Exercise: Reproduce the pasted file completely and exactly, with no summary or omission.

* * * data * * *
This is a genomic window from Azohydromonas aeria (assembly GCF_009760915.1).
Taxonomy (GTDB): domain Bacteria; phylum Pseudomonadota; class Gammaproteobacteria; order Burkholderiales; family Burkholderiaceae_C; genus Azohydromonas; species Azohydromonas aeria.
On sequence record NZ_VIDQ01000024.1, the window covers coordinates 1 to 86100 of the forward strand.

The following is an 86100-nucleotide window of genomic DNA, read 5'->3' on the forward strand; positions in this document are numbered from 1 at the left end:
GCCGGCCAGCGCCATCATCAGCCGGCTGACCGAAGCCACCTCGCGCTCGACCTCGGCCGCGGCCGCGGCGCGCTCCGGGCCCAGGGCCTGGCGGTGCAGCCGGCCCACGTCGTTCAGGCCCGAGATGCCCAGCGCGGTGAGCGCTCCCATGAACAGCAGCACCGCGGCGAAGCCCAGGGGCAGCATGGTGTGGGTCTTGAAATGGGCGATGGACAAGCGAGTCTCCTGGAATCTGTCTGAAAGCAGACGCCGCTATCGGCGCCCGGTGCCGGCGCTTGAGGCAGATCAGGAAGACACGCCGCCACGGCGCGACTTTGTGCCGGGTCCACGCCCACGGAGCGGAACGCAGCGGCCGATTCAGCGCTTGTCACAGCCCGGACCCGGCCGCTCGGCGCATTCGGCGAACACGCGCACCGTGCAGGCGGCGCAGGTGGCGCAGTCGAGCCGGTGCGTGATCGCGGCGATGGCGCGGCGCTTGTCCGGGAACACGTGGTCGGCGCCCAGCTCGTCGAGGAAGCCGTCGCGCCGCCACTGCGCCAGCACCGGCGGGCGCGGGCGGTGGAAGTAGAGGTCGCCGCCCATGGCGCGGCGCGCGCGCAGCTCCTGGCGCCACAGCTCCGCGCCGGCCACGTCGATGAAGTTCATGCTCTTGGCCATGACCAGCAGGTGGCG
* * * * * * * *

This is a genomic window from Azohydromonas aeria (assembly GCF_009760915.1).
Taxonomy (GTDB): domain Bacteria; phylum Pseudomonadota; class Gammaproteobacteria; order Burkholderiales; family Burkholderiaceae_C; genus Azohydromonas; species Azohydromonas aeria.
On sequence record NZ_VIDQ01000024.1, the window covers coordinates 1 to 86100 of the forward strand.

The following is an 86100-nucleotide window of genomic DNA, read 5'->3' on the forward strand; positions in this document are numbered from 1 at the left end:
GCCGGCCAGCGCCATCATCAGCCGGCTGACCGAAGCCACCTCGCGCTCGACCTCGGCCGCGGCCGCGGCGCGCTCCGGGCCCAGGGCCTGGCGGTGCAGCCGGCCCACGTCGTTCAGGCCCGAGATGCCCAGCGCGGTGAGCGCTCCCATGAACAGCAGCACCGCGGCGAAGCCCAGGGGCAGCATGGTGTGGGTCTTGAAATGGGCGATGGACAAGCGAGTCTCCTGGAATCTGTCTGAAAGCAGACGCCGCTATCGGCGCCCGGTGCCGGCGCTTGAGGCAGATCAGGAAGACACGCCGCCACGGCGCGACTTTGTGCCGGGTCCACGCCCACGGAGCGGAACGCAGCGGCCGATTCAGCGCTTGTCACAGCCCGGACCCGGCCGCTCGGCGCATTCGGCGAACACGCGCACCGTGCAGGCGGCGCAGGTGGCGCAGTCGAGCCGGTGCGTGATCGCGGCGATGGCGCGGCGCTTGTCCGGGAACACGTGGTCGGCGCCCAGCTCGTCGAGGAAGCCGTCGCGCCGCCACTGCGCCAGCACCGGCGGGCGCGGGCGGTGGAAGTAGAGGTCGCCGCCCATGGCGCGGCGCGCGCGCAGCTCCTGGCGCCACAGCTCCGCGCCGGCCACGTCGATGAAGTTCATGCTCTTGGCCATGACCAGCAGGTGGCG